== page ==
Measuring the Social ROI of Justice

Sentencing Commission ROI Calculator“One of the flaws in the operation of our criminal justice system is not only the failure to be attentive to cost but an arrogance that somehow you can never put a price on justice. Long missing has been a sober realization that even if we get significant benefits from incarceration, that comes at a significant cost.”

So says Douglas A. Berman, a law professor at The Ohio State University, in support of a new initiative to take cost into consideration when selecting sentencing alternatives for criminals reported by the NYT.

Whether it's arrogance -- or simply a failure of imagination -- the reality is that measuring the return on investment (ROI) of justice is not much different from evaluating the ROI of any other good or service (in the social sector or otherwise). The State of Missouri has built a computer algorithm around it:

"The concept is simple: fill in an offender’s conviction code, criminal history and other background, and the program spits out a range of recommended sentences, new statistical information about the likelihood that Missouri criminals with similar profiles (and the sentences they received) might commit more crimes, and the various options’ price tags."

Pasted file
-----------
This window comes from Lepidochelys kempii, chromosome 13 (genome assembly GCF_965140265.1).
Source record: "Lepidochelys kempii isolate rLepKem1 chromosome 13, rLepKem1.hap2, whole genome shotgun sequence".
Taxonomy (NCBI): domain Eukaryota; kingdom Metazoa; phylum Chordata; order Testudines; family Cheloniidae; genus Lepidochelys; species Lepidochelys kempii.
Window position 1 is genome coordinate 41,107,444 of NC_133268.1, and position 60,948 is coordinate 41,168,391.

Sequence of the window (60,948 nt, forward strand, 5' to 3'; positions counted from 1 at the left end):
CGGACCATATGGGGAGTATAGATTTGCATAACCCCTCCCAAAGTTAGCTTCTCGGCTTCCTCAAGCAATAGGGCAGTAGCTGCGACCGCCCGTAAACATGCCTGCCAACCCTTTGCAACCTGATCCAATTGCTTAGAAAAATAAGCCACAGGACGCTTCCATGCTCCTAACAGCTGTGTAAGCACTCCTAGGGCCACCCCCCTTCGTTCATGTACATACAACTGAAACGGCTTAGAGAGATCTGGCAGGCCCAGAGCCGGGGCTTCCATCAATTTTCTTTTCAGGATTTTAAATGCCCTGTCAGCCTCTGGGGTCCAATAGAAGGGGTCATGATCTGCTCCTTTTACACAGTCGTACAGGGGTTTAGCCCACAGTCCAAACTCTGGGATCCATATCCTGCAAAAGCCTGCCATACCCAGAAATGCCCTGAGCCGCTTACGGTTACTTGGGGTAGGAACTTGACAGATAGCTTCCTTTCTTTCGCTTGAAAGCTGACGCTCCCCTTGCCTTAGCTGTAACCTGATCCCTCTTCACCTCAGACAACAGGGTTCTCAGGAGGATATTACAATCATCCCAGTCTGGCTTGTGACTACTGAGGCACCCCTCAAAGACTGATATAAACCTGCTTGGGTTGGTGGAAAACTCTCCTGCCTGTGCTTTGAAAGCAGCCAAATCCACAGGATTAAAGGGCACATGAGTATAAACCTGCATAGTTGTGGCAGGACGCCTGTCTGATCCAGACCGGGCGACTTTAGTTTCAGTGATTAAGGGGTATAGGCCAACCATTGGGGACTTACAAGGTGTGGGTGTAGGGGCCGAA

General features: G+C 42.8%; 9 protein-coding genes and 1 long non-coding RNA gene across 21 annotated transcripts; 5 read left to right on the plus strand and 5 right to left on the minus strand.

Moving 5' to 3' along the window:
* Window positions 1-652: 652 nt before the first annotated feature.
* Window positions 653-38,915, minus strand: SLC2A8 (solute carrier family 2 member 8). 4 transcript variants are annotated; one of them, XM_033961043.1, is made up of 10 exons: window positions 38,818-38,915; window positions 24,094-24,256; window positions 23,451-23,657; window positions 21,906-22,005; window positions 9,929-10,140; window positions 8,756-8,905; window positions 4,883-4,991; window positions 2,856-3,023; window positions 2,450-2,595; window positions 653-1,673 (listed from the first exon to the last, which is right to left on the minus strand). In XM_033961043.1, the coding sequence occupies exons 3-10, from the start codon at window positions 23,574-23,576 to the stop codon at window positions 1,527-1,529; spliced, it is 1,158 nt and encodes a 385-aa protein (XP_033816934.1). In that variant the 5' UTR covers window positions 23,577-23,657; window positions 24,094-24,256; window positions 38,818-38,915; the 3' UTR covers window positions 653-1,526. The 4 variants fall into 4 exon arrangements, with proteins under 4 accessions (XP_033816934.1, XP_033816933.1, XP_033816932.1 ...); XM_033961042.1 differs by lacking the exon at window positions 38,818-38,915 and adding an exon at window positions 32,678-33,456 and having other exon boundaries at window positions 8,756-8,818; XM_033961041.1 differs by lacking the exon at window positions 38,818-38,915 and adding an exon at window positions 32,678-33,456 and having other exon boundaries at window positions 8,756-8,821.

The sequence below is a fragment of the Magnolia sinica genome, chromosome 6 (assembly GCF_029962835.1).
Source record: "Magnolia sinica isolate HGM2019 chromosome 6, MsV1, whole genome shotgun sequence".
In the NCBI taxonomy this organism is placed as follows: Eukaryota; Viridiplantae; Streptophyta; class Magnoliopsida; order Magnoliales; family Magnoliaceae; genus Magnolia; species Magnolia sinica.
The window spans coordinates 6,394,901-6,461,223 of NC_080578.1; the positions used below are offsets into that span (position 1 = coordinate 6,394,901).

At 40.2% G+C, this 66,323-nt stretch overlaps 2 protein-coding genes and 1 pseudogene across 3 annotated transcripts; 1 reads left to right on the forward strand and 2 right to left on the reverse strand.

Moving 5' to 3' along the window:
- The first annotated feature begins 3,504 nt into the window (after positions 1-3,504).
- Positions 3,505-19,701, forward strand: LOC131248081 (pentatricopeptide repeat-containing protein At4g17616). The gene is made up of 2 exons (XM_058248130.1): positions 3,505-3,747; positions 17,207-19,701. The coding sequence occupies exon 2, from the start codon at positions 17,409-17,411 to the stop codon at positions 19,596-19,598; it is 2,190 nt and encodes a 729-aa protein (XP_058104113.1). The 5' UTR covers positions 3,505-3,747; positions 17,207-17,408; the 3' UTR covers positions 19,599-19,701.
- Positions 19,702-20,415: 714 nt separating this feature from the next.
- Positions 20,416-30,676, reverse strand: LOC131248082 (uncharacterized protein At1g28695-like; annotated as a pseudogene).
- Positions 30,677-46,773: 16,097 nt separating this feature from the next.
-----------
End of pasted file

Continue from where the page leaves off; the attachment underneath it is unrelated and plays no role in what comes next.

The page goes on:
This system helps address the two most basic questions of any investment decision: 1) What's the cost?, and 2) What's the (likely) outcome?

Yes, outcomes are sometimes difficult to precisely estimate, or challenging to compare when different units of measure (i.e., apples and oranges) are involved.  And the answers won't always make decisionmaking easy.  But it will often make it easier.  And as long as we inhabit a world of limited resources, calculating ROI (or SROI - social return on investment) will always be the most responsible decisionmaking approach.
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